PEACETALK: Transforming the Facilitation in the Mindanao Peace Process. By Kamarulzaman 'Zam' Askandar

PENANG, Malaysia (MindaNews/21 November) — To many interested observers and students of peace like me, a conflict like the GRP-MILF conflict in Mindanao ‘seems’ to possess all the necessary ingredients for peace. However, at closer scrutiny, problems are evident and the formulas somehow lack the final ingredients to make them work. The current stalled status of the peace talks and the complaints from the Philippines government (GRP) about the Malaysian Facilitator and the facilitation process is just an example of the problems that have plagued this peace process and will need to be sorted out quickly.

Calls are currently being made, including by members of the GRP peace panel themselves, (current and former) to remove the Facilitator, and arguments are being put forth that the problem of the stalled peace process lies with the appointed Facilitator and the facilitation process which is accused as being partial. Malaysia is being criticized for not making the changes as requested and previous calls of replacing Malaysia with another country are slowly resurfacing again.

The current impasse and the finger pointing being made now have given rise to many interesting questions. What is really the alleged problem with the facilitator and the facilitation process? Has the facilitator really been biased and are there proofs to back this up? Are there any (other) reasons why this is being brought out in the open now when it is crucial to get the peace talks going immediately? How does this bode for the future of the peace process, including the role of Malaysia as the host of the talks?

Common sense (as well as all the text books on third party intervention) dictates that a third party will have to be accepted by the conflicting parties. The third party also needs to show that it has the knowledge about the conflict; the know-how, skill, and patience of doing facilitation and mediation; the capacity to reach out to both parties and act as a bridge between tem; the backing and support of the constituents at all levels; and the wisdom to bring out the best of the parties and ensure that a just and fair solution is finally achieved. Impartiality is important too, but if by being impartial means that a just and fair solution is not achieved, and that the more dominant party in an asymmetric conflict gets to dictate the process to its advantage, or that it gets to decide if and when it wants to be cooperative or not, or even to become a spoiler itself, then impartiality of the third party does not mean anything.

Malaysia started out as the facilitator of the GRP-MILF peace process on the invitation of the conflict parties. Since the beginning of the process, the Office of the Prime Minister and especially the Research Department (OPM-RD) has been tasked to handle the facilitation. The Director General of this RD office assembles a team from the department to help him carry out the facilitation duties. He himself then acts as the Facilitator upon appointment by the Prime Minister. Dato’ Othman Razak was the previous Director General of this office and was given the task of being the Facilitator. He continues with this appointment even when he retired from being the Director General. His current official position is the Advisor to the Prime Minister, tasked with among others, the facilitation of the GRP-MILF peace process. As he is appointed by the Prime Minister, only the Prime Minister can remove him from this duty.

Throughout the peace process, the Malaysian team has diligently worked on finding a just and fair solution to the Mindanao problem. As is the case with any peace processes, the work has not been smooth sailing all the way. The work has been made easy when the parties themselves have been sincere about moving forward. The first two agreements to accept ceasefire and to start socio-economic programs for the Bangsamoro were easily achieved. The third point, on ancestral domain, was much more difficult. Even then, to the Malaysian team, it was still a success because they managed to overcome the hurdles and was able to convince the parties to initial the MOA-AD agreement. All that they need to do now is to convene the parties and other stakeholders and observers to sign the agreement in a formal event. This wish to celebrate the momentous occasion in August 2008 proved to be their downfall as the spoilers quickly got news of this and managed to stall the signing and eventually derail the whole peace process, which was eventually declared unconstitutional and illegal. The facilitation team, as was all others following the process, was utterly disappointed and disillusioned. The team felt betrayed by the GRP and especially the GMA administration for being left with the task of picking up the pieces of this failed effort. They were asking for support from this administration for the process and they felt that this support was not forthcoming. Many people in Malaysia also questioned the sincerity of the GRP and especially the President herself for allowing the process to collapse. They were also bitterly disappointed that after spending so much energy, time, and money doing the facilitation and supporting monitoring work on the ground, their own sincerity, capability, commitment, and impartiality are being questioned by the Philippine public. They felt like giving up when calls were made by some quarters to remove them and replace them with another country. In fact, some groups in Malaysia were saying quietly that the whole exercise is useless and that they have no place being there. If Malaysia is not wanted, then Malaysia should honorably leave. But calmer heads prevailed and it was pointed out that even if Malaysia does not take into account the time, energy, and money spent in helping out the Philippines solve this issue, Malaysia still has a responsibility as a neighbouring country to ensure that peace and justice prevail in Mindanao. It was also pointed out that the conflict has forced hundreds of thousands of refugees to flee Southern Philippines since the time of martial law in the early 1970’s and until the conflict is finally resolved, this trend will not stop.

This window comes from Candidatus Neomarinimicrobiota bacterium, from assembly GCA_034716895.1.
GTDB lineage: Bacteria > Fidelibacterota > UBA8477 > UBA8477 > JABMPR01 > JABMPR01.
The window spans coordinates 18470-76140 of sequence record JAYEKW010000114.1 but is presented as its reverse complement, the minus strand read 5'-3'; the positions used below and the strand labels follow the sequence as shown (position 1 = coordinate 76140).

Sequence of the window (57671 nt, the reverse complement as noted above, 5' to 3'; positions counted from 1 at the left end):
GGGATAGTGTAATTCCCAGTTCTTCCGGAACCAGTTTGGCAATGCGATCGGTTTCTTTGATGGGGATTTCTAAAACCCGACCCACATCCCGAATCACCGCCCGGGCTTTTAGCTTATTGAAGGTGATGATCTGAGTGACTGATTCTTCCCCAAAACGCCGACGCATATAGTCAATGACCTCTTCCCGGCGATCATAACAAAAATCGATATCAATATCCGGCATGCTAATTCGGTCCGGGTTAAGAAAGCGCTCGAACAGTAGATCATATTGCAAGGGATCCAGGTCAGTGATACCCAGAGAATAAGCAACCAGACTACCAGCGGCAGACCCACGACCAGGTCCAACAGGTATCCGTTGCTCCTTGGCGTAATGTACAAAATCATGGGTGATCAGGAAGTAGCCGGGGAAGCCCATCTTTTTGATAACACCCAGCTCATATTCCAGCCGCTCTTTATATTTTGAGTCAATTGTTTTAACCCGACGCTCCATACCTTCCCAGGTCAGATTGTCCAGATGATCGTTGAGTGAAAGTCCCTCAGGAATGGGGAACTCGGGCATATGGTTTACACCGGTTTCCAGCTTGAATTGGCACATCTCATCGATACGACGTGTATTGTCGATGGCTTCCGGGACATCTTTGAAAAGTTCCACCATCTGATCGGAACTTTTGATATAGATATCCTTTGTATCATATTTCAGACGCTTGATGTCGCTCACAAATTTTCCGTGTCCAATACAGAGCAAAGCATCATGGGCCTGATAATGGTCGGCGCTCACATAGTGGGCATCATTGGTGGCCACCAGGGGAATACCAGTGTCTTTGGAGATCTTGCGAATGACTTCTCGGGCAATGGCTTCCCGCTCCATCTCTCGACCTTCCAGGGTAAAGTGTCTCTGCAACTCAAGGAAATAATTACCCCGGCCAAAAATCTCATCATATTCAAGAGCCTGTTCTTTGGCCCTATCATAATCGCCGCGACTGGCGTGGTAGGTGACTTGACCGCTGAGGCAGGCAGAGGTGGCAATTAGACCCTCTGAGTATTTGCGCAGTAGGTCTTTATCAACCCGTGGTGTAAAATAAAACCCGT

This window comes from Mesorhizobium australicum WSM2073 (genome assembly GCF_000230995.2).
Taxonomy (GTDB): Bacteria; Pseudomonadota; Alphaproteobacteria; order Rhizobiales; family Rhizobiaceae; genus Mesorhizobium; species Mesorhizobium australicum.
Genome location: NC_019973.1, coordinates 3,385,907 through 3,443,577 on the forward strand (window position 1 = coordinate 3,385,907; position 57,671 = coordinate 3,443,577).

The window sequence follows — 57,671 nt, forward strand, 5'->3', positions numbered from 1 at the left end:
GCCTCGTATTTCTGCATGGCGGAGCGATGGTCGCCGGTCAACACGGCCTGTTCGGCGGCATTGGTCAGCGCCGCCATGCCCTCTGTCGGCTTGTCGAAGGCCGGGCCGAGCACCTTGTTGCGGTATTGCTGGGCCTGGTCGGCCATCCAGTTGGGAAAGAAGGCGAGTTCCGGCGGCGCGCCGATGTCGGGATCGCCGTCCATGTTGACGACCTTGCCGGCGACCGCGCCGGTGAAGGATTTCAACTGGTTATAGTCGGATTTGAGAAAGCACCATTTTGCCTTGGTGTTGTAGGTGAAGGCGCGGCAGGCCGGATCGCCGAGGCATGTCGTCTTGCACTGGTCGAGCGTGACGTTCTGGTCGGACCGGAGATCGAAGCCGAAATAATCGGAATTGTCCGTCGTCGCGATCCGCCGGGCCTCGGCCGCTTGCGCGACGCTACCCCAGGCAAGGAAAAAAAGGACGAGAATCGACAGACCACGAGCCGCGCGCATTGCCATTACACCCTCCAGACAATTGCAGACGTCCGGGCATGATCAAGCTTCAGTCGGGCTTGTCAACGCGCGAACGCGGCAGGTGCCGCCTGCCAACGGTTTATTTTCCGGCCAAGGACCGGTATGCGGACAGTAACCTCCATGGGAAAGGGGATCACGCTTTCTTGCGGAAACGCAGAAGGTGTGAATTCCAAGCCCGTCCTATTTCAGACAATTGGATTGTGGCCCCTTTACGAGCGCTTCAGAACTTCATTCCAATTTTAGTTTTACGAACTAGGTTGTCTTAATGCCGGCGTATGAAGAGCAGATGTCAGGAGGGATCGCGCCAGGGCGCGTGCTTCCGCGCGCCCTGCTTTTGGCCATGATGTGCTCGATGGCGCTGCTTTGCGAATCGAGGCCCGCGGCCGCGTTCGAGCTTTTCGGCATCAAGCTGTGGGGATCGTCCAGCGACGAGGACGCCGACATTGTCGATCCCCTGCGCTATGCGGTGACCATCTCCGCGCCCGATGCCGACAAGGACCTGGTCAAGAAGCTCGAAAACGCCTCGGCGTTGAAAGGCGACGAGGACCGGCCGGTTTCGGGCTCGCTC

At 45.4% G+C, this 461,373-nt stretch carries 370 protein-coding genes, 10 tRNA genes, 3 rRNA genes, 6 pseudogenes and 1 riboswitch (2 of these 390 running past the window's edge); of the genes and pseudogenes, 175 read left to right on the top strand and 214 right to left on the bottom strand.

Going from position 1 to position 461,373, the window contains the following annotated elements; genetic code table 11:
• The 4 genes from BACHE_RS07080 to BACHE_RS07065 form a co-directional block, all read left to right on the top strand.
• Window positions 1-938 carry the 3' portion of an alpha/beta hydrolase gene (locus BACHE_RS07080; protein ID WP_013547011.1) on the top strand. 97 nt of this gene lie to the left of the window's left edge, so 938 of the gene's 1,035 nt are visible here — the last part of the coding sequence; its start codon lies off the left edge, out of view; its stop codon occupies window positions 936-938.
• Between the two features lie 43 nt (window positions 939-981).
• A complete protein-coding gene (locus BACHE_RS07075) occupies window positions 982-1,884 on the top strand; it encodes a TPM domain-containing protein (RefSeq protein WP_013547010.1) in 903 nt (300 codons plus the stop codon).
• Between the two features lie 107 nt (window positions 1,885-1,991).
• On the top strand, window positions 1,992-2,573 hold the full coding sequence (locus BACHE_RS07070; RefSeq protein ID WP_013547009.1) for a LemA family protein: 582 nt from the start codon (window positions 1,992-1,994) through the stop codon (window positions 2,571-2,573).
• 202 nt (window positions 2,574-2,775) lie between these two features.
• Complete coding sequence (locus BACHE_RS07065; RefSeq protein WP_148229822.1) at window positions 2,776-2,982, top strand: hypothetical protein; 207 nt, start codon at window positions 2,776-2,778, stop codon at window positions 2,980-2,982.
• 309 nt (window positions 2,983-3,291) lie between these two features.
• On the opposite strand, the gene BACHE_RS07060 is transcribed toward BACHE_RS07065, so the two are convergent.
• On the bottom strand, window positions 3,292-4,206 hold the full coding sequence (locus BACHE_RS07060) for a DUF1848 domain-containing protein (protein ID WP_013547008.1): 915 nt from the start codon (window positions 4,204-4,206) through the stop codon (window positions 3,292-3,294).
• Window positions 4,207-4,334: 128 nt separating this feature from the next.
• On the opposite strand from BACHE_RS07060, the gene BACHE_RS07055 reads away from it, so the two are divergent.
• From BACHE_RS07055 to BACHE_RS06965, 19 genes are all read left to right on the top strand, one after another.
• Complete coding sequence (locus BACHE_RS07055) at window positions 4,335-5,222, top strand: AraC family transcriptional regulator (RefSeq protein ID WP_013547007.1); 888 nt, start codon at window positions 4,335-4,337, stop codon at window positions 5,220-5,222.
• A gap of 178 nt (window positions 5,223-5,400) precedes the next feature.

The problem is how to restart. Innovations were made to the process and international guarantors were brought in, in the form of the International Contact Group (ICG). This was supposed to provide support and ideas for the process, but also meant to ensure compliance with agreements made. A civilian protection mechanism was also introduced to protect the victims on the ground. Everything seems set to continue. The presidential election in the Philippines put a delay to the progress of the process. But promises were made to start the process as soon as possible, and to fulfill the commitments and pledges made. Somehow, the process has yet to continue and fingers are now being pointed to Malaysia and especially to the Facilitator himself as the problem. Is this finger pointing proper? This lengthy discussion on the peace process intends to show that the problem might not necessarily be with the facilitation team, nor with the Facilitator himself, but might be with sincerity in finding a just and fair solution to the problem.